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Harvey Keitel: Marine Corps Background Underscores Movie Career
BOSTON – The voice on the line is calm, quiet, and that of SSgt. Kitsakos. “Want a mission?” Somehow not to be resisted. Deliver famous actor and former Marine Harvey Keitel a Marine Corps or flag lapel pin and get an interview. Now. At his hotel in Boston. On a Friday. During rush hour. Thirty miles away. Mission accepted.
Enter Lt. Col. John Monahan. Rendezvous for the pins: no problem. Problem. The uniform shop has everything but. Buy everything they have. Thanks, Colonel, for the military ID – and the time.
Chaos in Boston, as usual. Valet is very accommodating, so is the desk clerk. “Go on up. Room 423. He’s been waiting for you.” At the entrance to a private hall of three suites waits twenty-something Megan. She’s waiting for his drinks – and running interference.
Immediately Mr. Keitel pads out of the furthest door, comfortably barefoot on the luxury carpet. Under a brass chandelier he’s smiling. “Meriwether? CorpsStories? Welcome, I’ll be just a few more minutes. Go to the bar. Or hang out with Megan. Great to see you.” A typical Marine grip handshake and he’s gone.
Megan is keeping him on time for the pre-premier party. In forty-five minutes he and movie director Tim Blake Nelson will be on the second floor meeting the press, an hour before The Grey Zone premieres at the Boston Film Festival. Megan makes a call – only 80 seats left. Keitel rarely gives interviews, but someone did something right because the Metro West Daily News is wrapping up. Megan politely interrupts. One reporter out, one in.
They’re all waiting and smiling. Feels like meeting with four-star General Pete Pace.
Nelson is very relaxed and happy. He’s in his thirties. Nelson and Keitel are both Jewish. “I thing it’s important we do this,” Keitel says to Nelson, possibly referring to working on the first night of Rosh Hashanah.
Whatever crime against God is surely forgiven by the work. The movie is a very unique one – and the source of the phrase: truth is stranger than fiction. It tells the story of the only armed uprising at Auschwitz. To extend their lives a few months, Jews worked the incinerators, killing their own. One young girl miraculously survives the gassing and the workers seek to see her survive.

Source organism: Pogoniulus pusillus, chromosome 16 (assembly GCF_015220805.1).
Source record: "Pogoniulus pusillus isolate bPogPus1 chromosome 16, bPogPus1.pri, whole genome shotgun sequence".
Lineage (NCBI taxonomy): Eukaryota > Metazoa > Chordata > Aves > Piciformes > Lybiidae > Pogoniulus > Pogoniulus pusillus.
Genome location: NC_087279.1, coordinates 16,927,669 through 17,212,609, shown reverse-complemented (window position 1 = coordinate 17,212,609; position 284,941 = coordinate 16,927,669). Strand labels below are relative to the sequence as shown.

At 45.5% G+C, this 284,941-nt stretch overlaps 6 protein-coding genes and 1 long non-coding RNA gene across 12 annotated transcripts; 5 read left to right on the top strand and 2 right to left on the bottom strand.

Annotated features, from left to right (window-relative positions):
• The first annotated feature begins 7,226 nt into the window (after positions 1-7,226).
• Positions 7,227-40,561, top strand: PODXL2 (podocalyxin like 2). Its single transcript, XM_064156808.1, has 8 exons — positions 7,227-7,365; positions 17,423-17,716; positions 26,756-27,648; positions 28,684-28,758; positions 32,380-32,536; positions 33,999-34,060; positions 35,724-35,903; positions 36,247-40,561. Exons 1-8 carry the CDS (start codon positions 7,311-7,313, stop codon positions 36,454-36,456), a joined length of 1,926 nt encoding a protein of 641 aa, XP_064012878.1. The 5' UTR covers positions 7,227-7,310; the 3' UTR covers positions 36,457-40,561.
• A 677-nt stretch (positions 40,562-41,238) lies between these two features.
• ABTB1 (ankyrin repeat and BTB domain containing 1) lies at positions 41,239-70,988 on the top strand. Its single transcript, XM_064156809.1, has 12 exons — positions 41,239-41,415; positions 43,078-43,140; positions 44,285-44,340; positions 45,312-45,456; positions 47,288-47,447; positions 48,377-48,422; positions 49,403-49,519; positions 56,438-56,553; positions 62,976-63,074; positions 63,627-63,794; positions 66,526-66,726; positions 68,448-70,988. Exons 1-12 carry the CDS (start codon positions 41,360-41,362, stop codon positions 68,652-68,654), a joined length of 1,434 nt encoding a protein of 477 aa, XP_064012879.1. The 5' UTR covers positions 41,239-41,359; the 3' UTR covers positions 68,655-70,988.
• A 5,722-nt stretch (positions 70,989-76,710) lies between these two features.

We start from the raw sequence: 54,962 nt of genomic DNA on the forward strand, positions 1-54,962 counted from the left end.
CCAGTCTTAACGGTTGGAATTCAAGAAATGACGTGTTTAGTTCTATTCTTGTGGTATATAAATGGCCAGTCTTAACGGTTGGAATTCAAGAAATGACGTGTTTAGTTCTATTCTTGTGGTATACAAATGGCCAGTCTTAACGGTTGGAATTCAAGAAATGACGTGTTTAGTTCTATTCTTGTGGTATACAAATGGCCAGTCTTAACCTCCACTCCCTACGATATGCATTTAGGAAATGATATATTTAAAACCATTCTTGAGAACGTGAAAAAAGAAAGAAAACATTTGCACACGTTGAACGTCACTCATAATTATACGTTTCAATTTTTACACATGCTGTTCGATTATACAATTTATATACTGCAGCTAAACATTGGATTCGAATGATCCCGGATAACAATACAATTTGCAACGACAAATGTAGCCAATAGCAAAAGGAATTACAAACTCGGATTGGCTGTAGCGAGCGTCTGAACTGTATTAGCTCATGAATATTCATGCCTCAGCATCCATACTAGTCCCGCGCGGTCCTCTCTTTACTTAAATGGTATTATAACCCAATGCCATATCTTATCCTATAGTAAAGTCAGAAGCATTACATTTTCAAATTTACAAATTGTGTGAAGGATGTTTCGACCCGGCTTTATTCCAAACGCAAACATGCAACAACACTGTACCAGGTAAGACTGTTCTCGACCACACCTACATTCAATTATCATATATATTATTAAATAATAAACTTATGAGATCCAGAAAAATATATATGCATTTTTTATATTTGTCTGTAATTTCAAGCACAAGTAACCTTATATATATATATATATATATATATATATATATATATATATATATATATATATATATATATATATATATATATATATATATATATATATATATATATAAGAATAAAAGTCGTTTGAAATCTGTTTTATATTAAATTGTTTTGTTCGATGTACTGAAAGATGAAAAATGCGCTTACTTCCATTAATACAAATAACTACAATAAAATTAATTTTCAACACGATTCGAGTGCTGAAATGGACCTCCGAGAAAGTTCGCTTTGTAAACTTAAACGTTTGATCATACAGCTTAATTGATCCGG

Keitel is smiling, anxious, “did you bring me something?!” Fishing the little gray bag out of the briefcase. Keitel sits close on a loveseat, like an old friend. He sorts out the items on the coffee table. No Marine Corps lapel pin. Flag pin, flag and POW flag pin, uniform insignia, and cufflinks, stickers. He’s disappointed. And trying to hide it. “I’ll take these things back with me. It’s OK. It’s OK.”
Keitel confides he’d like to see all serving and former Marines wear the pin when not in uniform.
He puts them in his bag and returns to sitting inches away. He’s so warm. And his eyes are so gentle – and very focused. “Ask me that question about the Marine Corps.” Keitel served from 1956-59, and won a medal for his service as a fire team leader in Lebanon in 1958.
“I learned one of my life lessons in the Marine Corps. I was on a night combat course. You couldn’t see your hand in front of your face. I was scared. The instructor was standing on a platform and said, ‘we’re all afraid of the dark, but I’m going to teach you to live in the nighttime.
“Anytime I felt anything difficult, I felt darkness – and I could survive in it. For me the Marine Corps was a spiritual journey. It’s not about war. It only because the spirit has been so deeply manifested that Marines have been so successful.
“Our duty is to protect those who do not have the means to protect themselves and that we were there is the sum of doing what is right.”
Keitel implies that he’d like more time, but he knows he’s prioritized his thoughts and comments.
Time to get to the party. Megan graciously insists on providing a seat at the premiere. Pictures taken and briefcase packed; last reporter out.
A call from behind and another warm Keitel smile. “Meriwether, Semper Fi. And tell the Colonel, ‘thank you’.”
Editors Note: Special thanks to SSgt. Alex Kitsakos (NYPD) and Lt. Col. Monahan for their invaluable contributions to this story.